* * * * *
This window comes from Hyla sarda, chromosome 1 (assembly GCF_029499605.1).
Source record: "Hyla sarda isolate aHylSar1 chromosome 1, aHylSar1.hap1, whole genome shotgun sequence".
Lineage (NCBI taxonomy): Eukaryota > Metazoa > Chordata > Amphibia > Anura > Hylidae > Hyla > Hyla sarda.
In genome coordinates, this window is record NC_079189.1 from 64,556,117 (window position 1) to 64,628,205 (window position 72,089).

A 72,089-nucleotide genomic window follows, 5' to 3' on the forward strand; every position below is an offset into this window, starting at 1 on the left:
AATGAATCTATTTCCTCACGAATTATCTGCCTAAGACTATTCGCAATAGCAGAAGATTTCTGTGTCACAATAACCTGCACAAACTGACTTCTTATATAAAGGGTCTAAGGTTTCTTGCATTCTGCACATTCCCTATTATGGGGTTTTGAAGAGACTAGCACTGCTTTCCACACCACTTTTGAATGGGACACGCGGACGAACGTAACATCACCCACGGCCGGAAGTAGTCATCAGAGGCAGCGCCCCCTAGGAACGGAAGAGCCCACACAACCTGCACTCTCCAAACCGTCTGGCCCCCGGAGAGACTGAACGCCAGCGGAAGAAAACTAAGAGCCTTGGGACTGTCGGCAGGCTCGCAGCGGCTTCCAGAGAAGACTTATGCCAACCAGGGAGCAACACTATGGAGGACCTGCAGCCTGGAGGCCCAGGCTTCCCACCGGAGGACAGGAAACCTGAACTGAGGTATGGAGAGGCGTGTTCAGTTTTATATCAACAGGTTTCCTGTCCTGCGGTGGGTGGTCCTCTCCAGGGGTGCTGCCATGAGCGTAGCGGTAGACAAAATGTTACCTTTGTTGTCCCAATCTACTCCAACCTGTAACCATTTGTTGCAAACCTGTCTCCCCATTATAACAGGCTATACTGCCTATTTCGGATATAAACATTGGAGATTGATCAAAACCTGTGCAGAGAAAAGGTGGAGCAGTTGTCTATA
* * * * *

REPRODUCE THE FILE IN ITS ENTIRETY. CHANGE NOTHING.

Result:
This window comes from Hyla sarda, chromosome 1 (assembly GCF_029499605.1).
Source record: "Hyla sarda isolate aHylSar1 chromosome 1, aHylSar1.hap1, whole genome shotgun sequence".
Lineage (NCBI taxonomy): Eukaryota > Metazoa > Chordata > Amphibia > Anura > Hylidae > Hyla > Hyla sarda.
In genome coordinates, this window is record NC_079189.1 from 64,556,117 (window position 1) to 64,628,205 (window position 72,089).

A 72,089-nucleotide genomic window follows, 5' to 3' on the forward strand; every position below is an offset into this window, starting at 1 on the left:
AATGAATCTATTTCCTCACGAATTATCTGCCTAAGACTATTCGCAATAGCAGAAGATTTCTGTGTCACAATAACCTGCACAAACTGACTTCTTATATAAAGGGTCTAAGGTTTCTTGCATTCTGCACATTCCCTATTATGGGGTTTTGAAGAGACTAGCACTGCTTTCCACACCACTTTTGAATGGGACACGCGGACGAACGTAACATCACCCACGGCCGGAAGTAGTCATCAGAGGCAGCGCCCCCTAGGAACGGAAGAGCCCACACAACCTGCACTCTCCAAACCGTCTGGCCCCCGGAGAGACTGAACGCCAGCGGAAGAAAACTAAGAGCCTTGGGACTGTCGGCAGGCTCGCAGCGGCTTCCAGAGAAGACTTATGCCAACCAGGGAGCAACACTATGGAGGACCTGCAGCCTGGAGGCCCAGGCTTCCCACCGGAGGACAGGAAACCTGAACTGAGGTATGGAGAGGCGTGTTCAGTTTTATATCAACAGGTTTCCTGTCCTGCGGTGGGTGGTCCTCTCCAGGGGTGCTGCCATGAGCGTAGCGGTAGACAAAATGTTACCTTTGTTGTCCCAATCTACTCCAACCTGTAACCATTTGTTGCAAACCTGTCTCCCCATTATAACAGGCTATACTGCCTATTTCGGATATAAACATTGGAGATTGATCAAAACCTGTGCAGAGAAAAGGTGGAGCAGTTGTCTATA